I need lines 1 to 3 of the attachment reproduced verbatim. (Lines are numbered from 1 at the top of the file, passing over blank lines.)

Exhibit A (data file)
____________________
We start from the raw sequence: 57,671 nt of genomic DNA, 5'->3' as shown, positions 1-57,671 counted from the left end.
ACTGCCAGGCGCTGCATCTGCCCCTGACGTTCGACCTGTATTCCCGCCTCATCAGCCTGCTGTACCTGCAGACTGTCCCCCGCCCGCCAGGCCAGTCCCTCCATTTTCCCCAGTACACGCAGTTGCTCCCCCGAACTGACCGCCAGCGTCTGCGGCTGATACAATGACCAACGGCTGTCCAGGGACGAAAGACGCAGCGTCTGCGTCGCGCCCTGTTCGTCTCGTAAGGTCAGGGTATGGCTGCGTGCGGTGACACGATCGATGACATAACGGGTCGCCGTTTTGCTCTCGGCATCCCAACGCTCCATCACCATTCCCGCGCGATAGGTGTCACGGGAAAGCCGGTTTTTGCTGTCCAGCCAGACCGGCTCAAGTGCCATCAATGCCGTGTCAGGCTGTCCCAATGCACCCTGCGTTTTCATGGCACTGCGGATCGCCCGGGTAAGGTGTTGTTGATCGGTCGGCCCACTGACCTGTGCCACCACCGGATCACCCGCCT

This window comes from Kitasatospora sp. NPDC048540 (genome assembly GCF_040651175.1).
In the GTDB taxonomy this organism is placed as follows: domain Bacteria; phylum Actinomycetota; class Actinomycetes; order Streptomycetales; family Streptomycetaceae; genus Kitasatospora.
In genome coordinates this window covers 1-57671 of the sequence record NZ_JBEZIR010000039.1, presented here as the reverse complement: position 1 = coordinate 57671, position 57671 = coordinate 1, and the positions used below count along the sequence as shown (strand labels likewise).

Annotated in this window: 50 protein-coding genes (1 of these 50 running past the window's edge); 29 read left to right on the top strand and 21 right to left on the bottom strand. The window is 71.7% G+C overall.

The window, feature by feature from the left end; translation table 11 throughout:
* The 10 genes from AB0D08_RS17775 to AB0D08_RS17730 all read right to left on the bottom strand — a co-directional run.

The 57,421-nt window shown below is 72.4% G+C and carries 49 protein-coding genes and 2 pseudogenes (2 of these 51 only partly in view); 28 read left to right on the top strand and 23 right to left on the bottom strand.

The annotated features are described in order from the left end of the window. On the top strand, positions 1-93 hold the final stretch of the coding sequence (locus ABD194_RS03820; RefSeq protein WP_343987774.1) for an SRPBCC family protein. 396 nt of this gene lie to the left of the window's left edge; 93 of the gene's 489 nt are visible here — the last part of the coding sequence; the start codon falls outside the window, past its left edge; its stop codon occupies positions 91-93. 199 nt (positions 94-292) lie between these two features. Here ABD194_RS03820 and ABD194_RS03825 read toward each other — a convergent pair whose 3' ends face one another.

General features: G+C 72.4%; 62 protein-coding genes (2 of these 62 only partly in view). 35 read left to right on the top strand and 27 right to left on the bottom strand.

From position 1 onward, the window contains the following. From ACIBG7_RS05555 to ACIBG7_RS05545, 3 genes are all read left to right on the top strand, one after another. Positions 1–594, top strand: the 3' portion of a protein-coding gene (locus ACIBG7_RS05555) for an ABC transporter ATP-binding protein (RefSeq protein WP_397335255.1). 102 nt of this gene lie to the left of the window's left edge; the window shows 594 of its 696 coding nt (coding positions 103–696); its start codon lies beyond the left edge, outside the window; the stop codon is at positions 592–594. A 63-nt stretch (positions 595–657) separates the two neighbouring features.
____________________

We start from the raw sequence: 57,671 nt of genomic DNA, 5'->3' as shown, positions 1-57,671 counted from the left end.
ACTGCCAGGCGCTGCATCTGCCCCTGACGTTCGACCTGTATTCCCGCCTCATCAGCCTGCTGTACCTGCAGACTGTCCCCCGCCCGCCAGGCCAGTCCCTCCATTTTCCCCAGTACACGCAGTTGCTCCCCCGAACTGACCGCCAGCGTCTGCGGCTGATACAATGACCAACGGCTGTCCAGGGACGAAAGACGCAGCGTCTGCGTCGCGCCCTGTTCGTCTCGTAAGGTCAGGGTATGGCTGCGTGCGGTGACACGATCGATGACATAACGGGTCGCCGTTTTGCTCTCGGCATCCCAACGCTCCATCACCATTCCCGCGCGATAGGTGTCACGGGAAAGCCGGTTTTTGCTGTCCAGCCAGACCGGCTCAAGTGCCATCAATGCCGTGTCAGGCTGTCCCAATGCACCCTGCGTTTTCATGGCACTGCGGATCGCCCGGGTAAGGTGTTGTTGATCGGTCGGCCCACTGACCTGTGCCACCACCGGATCACCCGCCT

This window comes from Kitasatospora sp. NPDC048540 (genome assembly GCF_040651175.1).